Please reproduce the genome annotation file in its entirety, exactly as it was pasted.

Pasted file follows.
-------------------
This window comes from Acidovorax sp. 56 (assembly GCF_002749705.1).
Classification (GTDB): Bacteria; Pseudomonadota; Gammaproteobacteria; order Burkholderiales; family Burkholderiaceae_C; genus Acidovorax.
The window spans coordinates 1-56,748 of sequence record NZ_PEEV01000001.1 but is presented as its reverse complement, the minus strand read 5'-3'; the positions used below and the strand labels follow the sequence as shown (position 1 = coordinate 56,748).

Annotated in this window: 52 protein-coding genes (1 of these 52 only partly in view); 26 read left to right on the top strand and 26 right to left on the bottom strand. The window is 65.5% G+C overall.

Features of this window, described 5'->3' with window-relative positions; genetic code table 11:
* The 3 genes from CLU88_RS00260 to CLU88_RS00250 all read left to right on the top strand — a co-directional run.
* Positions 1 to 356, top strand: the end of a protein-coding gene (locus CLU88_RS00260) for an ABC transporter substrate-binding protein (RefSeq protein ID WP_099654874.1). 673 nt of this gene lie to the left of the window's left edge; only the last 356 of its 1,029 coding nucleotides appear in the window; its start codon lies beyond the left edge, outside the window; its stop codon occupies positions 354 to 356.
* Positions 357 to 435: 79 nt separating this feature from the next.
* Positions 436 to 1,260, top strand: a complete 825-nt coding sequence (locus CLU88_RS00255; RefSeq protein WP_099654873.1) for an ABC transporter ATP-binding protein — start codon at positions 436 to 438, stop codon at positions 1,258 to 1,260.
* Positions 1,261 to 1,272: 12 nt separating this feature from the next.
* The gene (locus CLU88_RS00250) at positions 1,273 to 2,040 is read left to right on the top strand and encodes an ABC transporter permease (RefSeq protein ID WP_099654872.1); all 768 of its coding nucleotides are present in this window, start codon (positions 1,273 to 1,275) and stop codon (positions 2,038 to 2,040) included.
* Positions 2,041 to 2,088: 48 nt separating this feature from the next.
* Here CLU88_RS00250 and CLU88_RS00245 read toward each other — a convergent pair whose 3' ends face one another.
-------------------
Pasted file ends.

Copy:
This window comes from Acidovorax sp. 56 (assembly GCF_002749705.1).
Classification (GTDB): Bacteria; Pseudomonadota; Gammaproteobacteria; order Burkholderiales; family Burkholderiaceae_C; genus Acidovorax.
The window spans coordinates 1-56,748 of sequence record NZ_PEEV01000001.1 but is presented as its reverse complement, the minus strand read 5'-3'; the positions used below and the strand labels follow the sequence as shown (position 1 = coordinate 56,748).

Annotated in this window: 52 protein-coding genes (1 of these 52 only partly in view); 26 read left to right on the top strand and 26 right to left on the bottom strand. The window is 65.5% G+C overall.

Features of this window, described 5'->3' with window-relative positions; genetic code table 11:
* The 3 genes from CLU88_RS00260 to CLU88_RS00250 all read left to right on the top strand — a co-directional run.
* Positions 1 to 356, top strand: the end of a protein-coding gene (locus CLU88_RS00260) for an ABC transporter substrate-binding protein (RefSeq protein ID WP_099654874.1). 673 nt of this gene lie to the left of the window's left edge; only the last 356 of its 1,029 coding nucleotides appear in the window; its start codon lies beyond the left edge, outside the window; its stop codon occupies positions 354 to 356.
* Positions 357 to 435: 79 nt separating this feature from the next.
* Positions 436 to 1,260, top strand: a complete 825-nt coding sequence (locus CLU88_RS00255; RefSeq protein WP_099654873.1) for an ABC transporter ATP-binding protein — start codon at positions 436 to 438, stop codon at positions 1,258 to 1,260.
* Positions 1,261 to 1,272: 12 nt separating this feature from the next.
* The gene (locus CLU88_RS00250) at positions 1,273 to 2,040 is read left to right on the top strand and encodes an ABC transporter permease (RefSeq protein ID WP_099654872.1); all 768 of its coding nucleotides are present in this window, start codon (positions 1,273 to 1,275) and stop codon (positions 2,038 to 2,040) included.
* Positions 2,041 to 2,088: 48 nt separating this feature from the next.
* Here CLU88_RS00250 and CLU88_RS00245 read toward each other — a convergent pair whose 3' ends face one another.